“The first duty in life is to be as artificial as possible. What the second duty is no one has as yet discovered.” Oscar Wilde
Matrix operations with pytorch – optimizer – part 1

Matrix operations with pytorch – optimizer – part 1

pytorch – playing with tensors

This blog post is part of a 3 post miniseries. 

The point of the entire miniseries is to reproduce matrix operations such as matrix inverse and svd using pytorch’s automatic differentiation capability.

These algorithms are already implemented in pytorch itself and other libraries such as scikit-learn. However, we will solve this problem in a general way using gradient descent. We hope that this will provide an understanding of the power of the gradient method in general and the capabilities of pytorch in particular.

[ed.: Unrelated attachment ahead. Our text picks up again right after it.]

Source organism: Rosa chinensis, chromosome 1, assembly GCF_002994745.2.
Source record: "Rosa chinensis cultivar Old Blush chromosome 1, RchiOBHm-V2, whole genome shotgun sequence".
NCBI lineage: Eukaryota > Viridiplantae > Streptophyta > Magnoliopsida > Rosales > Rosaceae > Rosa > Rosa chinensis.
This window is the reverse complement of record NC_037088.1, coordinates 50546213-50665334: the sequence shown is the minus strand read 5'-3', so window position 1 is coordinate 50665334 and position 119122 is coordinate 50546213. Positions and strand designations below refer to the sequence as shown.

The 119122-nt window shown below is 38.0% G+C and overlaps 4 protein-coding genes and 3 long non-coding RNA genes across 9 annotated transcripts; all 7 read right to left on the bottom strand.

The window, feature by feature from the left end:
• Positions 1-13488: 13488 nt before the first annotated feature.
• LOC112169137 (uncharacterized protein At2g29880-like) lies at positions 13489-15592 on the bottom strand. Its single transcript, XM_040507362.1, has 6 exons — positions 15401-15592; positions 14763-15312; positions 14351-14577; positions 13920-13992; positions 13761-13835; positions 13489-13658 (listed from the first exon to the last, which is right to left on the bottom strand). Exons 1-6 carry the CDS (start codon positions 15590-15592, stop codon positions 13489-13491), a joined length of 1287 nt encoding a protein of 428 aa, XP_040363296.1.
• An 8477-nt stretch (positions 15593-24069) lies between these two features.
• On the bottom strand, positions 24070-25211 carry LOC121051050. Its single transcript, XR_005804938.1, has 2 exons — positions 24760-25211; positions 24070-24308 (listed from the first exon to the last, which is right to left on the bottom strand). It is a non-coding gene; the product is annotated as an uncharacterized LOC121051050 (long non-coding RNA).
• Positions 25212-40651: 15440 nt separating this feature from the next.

To avoid reader fatigue, we present the material in 3 posts:

  • A introductory section: pytorch – playing with tensors demonstrates some basic tensor usage. This also shows how to calculate various derivatives.
  • A main section: pytorch – matrix inverse with pytorch optimizer shows how to calculate the matrix inverse​1​ using gradient descent.
  • An advanced section: SVD with pytorch optimizer shows how to do singular value decomposition​1,2​ with gradient descent.

The code of this post is provided in a jupyter notebook on github:


Remark: the following part of the post is directly written in a Jupyter notebook. It is displayed via a very nice wordpress plugin nbconvert​3​.

  1. 1.
    Invertible matrix. Wikipedia. https://en.wikipedia.org/wiki/Invertible_matrix. Published February 6, 2020. Accessed February 6, 2020.
  2. 2.
    Singular value decomposition. Wikipedia. https://en.wikipedia.org/wiki/Singular_value_decomposition. Published February 6, 2020. Accessed February 6, 2020.
  3. 3.
    Challis A. PHP: nbconvert – A wordpress plugin for Jupyter notebooks.   . https://www.andrewchallis.co.uk/. Published May 1, 2019. Accessed February 6, 2020.
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